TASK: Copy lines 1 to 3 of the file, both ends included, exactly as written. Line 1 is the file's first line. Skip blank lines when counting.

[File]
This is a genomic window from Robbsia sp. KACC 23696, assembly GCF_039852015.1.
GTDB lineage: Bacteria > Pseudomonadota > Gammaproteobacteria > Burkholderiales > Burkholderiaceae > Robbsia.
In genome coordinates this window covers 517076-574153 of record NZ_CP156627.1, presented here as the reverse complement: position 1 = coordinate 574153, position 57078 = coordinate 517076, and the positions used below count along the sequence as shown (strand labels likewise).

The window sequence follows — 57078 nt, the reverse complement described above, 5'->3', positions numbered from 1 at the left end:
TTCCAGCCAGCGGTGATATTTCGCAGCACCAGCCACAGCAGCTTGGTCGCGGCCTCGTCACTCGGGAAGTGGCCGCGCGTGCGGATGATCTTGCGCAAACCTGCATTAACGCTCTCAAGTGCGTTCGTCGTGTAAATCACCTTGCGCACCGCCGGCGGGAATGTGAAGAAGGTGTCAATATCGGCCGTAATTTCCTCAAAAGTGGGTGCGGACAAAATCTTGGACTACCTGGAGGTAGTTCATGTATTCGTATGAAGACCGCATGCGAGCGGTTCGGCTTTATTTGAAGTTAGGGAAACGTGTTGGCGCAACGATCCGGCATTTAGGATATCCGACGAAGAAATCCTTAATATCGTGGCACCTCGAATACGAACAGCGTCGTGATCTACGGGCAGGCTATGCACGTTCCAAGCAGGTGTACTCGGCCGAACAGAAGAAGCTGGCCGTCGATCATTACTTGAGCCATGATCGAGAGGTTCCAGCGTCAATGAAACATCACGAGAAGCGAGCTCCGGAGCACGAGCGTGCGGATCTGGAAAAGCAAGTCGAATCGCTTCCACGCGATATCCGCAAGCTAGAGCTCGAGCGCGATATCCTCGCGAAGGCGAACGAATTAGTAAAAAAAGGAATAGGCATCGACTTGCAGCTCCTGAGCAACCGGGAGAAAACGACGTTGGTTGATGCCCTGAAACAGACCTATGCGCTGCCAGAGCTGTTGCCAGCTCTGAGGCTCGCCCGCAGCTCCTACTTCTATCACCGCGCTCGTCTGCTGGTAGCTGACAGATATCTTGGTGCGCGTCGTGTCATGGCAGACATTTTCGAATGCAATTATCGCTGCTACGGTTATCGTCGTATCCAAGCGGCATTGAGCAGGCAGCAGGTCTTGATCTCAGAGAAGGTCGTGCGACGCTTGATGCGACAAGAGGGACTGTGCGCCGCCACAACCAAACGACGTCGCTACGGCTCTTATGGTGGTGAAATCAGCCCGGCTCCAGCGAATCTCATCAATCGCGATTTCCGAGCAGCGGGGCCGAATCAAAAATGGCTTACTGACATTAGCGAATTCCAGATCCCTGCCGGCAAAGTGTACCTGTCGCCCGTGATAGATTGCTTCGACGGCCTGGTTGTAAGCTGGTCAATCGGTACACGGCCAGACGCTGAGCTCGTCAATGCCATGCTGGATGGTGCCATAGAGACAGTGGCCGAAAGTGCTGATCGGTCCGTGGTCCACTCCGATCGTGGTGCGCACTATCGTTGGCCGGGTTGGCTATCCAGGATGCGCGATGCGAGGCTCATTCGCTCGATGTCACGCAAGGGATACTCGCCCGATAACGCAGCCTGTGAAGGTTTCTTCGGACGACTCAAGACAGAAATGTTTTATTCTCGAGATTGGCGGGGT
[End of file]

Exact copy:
This is a genomic window from Robbsia sp. KACC 23696, assembly GCF_039852015.1.
GTDB lineage: Bacteria > Pseudomonadota > Gammaproteobacteria > Burkholderiales > Burkholderiaceae > Robbsia.
In genome coordinates this window covers 517076-574153 of record NZ_CP156627.1, presented here as the reverse complement: position 1 = coordinate 574153, position 57078 = coordinate 517076, and the positions used below count along the sequence as shown (strand labels likewise).